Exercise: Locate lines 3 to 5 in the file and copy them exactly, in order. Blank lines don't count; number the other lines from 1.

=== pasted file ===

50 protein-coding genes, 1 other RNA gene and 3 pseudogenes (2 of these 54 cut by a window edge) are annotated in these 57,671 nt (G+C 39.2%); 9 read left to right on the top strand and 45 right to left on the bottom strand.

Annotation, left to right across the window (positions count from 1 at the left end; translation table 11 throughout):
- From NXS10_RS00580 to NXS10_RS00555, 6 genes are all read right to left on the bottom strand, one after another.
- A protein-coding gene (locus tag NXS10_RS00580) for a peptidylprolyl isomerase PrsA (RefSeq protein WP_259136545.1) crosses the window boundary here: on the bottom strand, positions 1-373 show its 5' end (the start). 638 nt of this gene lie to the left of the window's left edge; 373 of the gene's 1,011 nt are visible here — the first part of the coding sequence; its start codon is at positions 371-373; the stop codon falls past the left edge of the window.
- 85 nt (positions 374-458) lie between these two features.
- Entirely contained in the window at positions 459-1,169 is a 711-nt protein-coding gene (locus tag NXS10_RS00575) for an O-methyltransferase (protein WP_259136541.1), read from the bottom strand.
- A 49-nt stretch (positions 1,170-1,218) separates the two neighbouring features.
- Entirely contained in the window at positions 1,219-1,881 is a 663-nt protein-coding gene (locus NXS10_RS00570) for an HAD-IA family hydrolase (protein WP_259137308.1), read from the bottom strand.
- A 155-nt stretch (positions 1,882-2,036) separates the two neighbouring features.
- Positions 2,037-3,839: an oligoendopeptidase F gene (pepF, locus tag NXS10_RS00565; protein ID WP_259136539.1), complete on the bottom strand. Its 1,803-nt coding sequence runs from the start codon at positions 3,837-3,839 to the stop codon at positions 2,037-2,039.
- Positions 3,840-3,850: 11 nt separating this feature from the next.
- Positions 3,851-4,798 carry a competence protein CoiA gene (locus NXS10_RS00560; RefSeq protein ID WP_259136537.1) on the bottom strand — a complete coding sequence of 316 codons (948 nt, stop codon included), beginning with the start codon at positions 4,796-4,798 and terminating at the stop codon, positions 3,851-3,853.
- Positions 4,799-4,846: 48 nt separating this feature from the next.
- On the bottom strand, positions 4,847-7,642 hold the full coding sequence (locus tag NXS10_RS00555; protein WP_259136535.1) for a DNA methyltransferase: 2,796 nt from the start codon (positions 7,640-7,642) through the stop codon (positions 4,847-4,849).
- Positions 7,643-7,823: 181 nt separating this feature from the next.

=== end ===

- From NXS10_RS00580 to NXS10_RS00555, 6 genes are all read right to left on the bottom strand, one after another.
- A protein-coding gene (locus tag NXS10_RS00580) for a peptidylprolyl isomerase PrsA (RefSeq protein WP_259136545.1) crosses the window boundary here: on the bottom strand, positions 1-373 show its 5' end (the start). 638 nt of this gene lie to the left of the window's left edge; 373 of the gene's 1,011 nt are visible here — the first part of the coding sequence; its start codon is at positions 371-373; the stop codon falls past the left edge of the window.
- 85 nt (positions 374-458) lie between these two features.